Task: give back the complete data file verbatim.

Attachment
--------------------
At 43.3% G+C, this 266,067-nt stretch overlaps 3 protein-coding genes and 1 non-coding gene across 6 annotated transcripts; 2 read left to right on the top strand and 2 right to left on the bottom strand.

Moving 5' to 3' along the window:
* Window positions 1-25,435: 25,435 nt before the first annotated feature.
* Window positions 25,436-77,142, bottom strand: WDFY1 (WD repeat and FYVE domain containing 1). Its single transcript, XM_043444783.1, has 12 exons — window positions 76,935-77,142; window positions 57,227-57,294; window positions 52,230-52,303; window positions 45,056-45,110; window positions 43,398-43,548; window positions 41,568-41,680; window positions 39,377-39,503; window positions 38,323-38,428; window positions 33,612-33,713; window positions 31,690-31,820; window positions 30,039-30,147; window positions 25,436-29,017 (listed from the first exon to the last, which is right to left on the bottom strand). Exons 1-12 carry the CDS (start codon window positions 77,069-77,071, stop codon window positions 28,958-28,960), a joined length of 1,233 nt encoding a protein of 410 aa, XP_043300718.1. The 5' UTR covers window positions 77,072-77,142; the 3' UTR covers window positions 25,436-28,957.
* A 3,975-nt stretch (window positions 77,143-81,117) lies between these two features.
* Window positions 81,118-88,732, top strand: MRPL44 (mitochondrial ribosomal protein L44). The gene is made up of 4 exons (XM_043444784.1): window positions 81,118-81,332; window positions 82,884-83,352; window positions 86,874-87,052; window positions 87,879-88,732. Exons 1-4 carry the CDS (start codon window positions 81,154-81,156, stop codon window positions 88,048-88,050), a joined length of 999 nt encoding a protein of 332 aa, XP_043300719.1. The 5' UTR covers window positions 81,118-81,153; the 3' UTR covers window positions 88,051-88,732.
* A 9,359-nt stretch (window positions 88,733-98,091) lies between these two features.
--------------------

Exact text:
At 43.3% G+C, this 266,067-nt stretch overlaps 3 protein-coding genes and 1 non-coding gene across 6 annotated transcripts; 2 read left to right on the top strand and 2 right to left on the bottom strand.

Moving 5' to 3' along the window:
* Window positions 1-25,435: 25,435 nt before the first annotated feature.
* Window positions 25,436-77,142, bottom strand: WDFY1 (WD repeat and FYVE domain containing 1). Its single transcript, XM_043444783.1, has 12 exons — window positions 76,935-77,142; window positions 57,227-57,294; window positions 52,230-52,303; window positions 45,056-45,110; window positions 43,398-43,548; window positions 41,568-41,680; window positions 39,377-39,503; window positions 38,323-38,428; window positions 33,612-33,713; window positions 31,690-31,820; window positions 30,039-30,147; window positions 25,436-29,017 (listed from the first exon to the last, which is right to left on the bottom strand). Exons 1-12 carry the CDS (start codon window positions 77,069-77,071, stop codon window positions 28,958-28,960), a joined length of 1,233 nt encoding a protein of 410 aa, XP_043300718.1. The 5' UTR covers window positions 77,072-77,142; the 3' UTR covers window positions 25,436-28,957.
* A 3,975-nt stretch (window positions 77,143-81,117) lies between these two features.
* Window positions 81,118-88,732, top strand: MRPL44 (mitochondrial ribosomal protein L44). The gene is made up of 4 exons (XM_043444784.1): window positions 81,118-81,332; window positions 82,884-83,352; window positions 86,874-87,052; window positions 87,879-88,732. Exons 1-4 carry the CDS (start codon window positions 81,154-81,156, stop codon window positions 88,048-88,050), a joined length of 999 nt encoding a protein of 332 aa, XP_043300719.1. The 5' UTR covers window positions 81,118-81,153; the 3' UTR covers window positions 88,051-88,732.
* A 9,359-nt stretch (window positions 88,733-98,091) lies between these two features.